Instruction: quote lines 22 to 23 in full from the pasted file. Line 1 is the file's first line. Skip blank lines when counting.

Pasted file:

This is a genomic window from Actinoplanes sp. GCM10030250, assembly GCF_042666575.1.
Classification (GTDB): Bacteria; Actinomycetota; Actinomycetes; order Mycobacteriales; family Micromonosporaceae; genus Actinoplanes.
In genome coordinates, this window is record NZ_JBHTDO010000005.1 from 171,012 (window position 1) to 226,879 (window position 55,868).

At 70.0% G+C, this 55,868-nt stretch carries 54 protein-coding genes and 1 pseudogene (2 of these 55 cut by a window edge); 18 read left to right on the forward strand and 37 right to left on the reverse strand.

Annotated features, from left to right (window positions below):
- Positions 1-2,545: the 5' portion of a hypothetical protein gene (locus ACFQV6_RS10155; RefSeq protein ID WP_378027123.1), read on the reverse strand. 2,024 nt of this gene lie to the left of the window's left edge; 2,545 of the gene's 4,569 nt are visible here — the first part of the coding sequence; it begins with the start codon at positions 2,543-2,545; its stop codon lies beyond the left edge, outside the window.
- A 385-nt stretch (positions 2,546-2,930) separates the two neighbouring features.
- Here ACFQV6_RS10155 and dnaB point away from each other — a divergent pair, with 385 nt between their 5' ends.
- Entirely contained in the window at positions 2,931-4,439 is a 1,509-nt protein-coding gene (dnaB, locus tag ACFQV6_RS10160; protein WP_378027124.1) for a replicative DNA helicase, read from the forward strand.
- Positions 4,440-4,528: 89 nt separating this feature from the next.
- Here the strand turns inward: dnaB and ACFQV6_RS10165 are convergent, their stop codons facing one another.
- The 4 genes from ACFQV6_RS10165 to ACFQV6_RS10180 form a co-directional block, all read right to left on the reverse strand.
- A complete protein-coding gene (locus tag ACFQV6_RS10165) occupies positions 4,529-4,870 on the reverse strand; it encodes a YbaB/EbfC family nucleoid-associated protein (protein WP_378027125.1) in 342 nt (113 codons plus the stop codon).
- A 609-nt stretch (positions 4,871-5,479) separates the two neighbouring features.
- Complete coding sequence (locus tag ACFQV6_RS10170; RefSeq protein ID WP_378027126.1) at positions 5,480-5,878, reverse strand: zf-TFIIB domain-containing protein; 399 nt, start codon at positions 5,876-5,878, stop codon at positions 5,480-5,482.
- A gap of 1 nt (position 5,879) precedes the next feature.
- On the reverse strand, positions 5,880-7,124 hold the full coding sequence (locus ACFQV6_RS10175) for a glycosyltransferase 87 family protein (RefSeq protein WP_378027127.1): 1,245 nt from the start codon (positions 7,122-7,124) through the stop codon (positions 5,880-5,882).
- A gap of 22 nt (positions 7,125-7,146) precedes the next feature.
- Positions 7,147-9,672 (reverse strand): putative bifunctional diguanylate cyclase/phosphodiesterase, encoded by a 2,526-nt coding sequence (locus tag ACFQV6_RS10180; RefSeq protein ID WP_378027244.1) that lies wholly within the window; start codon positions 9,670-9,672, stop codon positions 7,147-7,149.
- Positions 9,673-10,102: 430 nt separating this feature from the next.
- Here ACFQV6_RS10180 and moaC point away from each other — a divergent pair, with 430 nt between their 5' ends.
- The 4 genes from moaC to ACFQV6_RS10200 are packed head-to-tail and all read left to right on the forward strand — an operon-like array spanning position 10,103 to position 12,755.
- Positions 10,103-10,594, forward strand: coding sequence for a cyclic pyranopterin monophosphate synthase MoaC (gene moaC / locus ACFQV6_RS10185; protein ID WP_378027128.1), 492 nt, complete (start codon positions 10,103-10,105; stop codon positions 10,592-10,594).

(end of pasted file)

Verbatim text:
- The 4 genes from moaC to ACFQV6_RS10200 are packed head-to-tail and all read left to right on the forward strand — an operon-like array spanning position 10,103 to position 12,755.
- Positions 10,103-10,594, forward strand: coding sequence for a cyclic pyranopterin monophosphate synthase MoaC (gene moaC / locus ACFQV6_RS10185; protein ID WP_378027128.1), 492 nt, complete (start codon positions 10,103-10,105; stop codon positions 10,592-10,594).